The problem with only removing abuser priests from ministry, Burke said, is that church leaders have a spotty record of overseeing such priests.
Teresa Kettelkamp, a former Illinois police colonel and executive director of the U.S. bishops’ Secretariat for Children and Young People, said to laicize or not is a tough call and dioceses are feeling their way through the issue.
But she warned against viewing laicization as a step to safeguard children and prevent future abuse.
“It seems a quick answer — ‘We’ll laicize him and kick him out of the church,'” Kettlekamp said. “Well, they’re going to be in the neighborhoods. Then there’ll be no controls whatsoever.”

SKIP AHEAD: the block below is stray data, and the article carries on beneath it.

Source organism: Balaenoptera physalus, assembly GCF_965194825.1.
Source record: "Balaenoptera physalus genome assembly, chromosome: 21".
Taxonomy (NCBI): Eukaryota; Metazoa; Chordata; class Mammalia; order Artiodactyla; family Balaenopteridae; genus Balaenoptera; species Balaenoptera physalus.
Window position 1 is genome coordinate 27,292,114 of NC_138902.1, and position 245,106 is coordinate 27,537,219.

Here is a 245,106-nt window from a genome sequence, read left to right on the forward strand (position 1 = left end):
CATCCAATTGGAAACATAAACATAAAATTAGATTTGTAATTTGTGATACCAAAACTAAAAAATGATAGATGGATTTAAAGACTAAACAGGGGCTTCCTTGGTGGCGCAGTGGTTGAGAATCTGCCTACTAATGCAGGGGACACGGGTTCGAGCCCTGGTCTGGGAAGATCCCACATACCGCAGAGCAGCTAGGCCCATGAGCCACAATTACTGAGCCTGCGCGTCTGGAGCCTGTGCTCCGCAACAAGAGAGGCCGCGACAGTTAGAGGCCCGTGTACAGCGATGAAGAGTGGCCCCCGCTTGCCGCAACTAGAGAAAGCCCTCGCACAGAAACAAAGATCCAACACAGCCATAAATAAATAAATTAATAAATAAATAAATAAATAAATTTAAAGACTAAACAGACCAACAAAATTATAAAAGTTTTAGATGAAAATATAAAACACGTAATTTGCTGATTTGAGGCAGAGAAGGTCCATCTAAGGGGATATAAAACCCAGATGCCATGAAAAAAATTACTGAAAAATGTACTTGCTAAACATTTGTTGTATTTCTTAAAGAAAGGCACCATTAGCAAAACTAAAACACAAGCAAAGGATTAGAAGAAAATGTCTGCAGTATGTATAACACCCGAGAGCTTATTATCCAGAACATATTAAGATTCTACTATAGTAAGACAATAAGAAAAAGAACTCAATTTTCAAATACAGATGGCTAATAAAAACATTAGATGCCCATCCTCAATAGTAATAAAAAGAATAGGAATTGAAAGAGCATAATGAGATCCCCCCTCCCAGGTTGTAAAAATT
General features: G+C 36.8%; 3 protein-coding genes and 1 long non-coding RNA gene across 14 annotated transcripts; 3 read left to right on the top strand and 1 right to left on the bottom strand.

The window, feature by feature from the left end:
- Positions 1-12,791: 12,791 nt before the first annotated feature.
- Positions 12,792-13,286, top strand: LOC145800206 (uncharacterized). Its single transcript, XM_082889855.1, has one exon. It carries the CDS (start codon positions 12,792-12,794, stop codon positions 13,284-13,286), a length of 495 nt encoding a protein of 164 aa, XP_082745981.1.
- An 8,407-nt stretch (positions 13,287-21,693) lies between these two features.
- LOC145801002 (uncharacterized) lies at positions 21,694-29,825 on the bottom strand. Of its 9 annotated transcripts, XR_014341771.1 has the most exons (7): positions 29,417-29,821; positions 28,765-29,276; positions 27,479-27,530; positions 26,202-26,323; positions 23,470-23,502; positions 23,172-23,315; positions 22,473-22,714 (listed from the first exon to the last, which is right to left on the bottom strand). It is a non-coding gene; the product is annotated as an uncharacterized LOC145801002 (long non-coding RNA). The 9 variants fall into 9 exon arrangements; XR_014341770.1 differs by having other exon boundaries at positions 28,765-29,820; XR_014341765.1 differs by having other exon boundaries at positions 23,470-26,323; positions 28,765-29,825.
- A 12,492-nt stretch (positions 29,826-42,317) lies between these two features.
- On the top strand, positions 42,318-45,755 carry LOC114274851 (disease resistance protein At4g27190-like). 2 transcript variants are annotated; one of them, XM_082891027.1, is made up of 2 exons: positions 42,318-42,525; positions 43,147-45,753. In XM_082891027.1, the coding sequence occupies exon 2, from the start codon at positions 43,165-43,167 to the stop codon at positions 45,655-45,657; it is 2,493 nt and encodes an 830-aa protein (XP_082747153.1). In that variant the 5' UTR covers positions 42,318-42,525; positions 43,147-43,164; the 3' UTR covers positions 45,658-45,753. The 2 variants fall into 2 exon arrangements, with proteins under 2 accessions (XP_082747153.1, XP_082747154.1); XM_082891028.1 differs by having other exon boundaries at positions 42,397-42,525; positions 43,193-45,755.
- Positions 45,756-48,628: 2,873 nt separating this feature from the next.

Men’s religious orders generally view laicization as a last resort. The Jesuits, for example, place abuser priests in Jesuit communities away from schools and parishes, where they typically cannot leave without another priest, said the Rev. Thomas Gaunt, executive secretary of the Jesuit Conference, the order’s U.S. office.
Only after a man rejects that arrangement is he dismissed from the order and is laicization sought.
Laicization can take years because of due-process rights for priests and other factors. The Vatican streamlined the process for sex offenders in 2001 when the Congregation for the Doctrine of the Faith became the central Vatican office handling all abuse cases.
Those cases generally involve bishops or superiors moving against a priest. But traditionally, most laicizations have been requested by men who want to leave the priesthood to marry or for other reasons. A mass exodus in the 1960s and 1970s caused Pope John Paul II to put the brakes on granting them, a position that eased up later in his papacy.
Numerous lawsuits have exposed failed church efforts to rehabilitate abuser priests.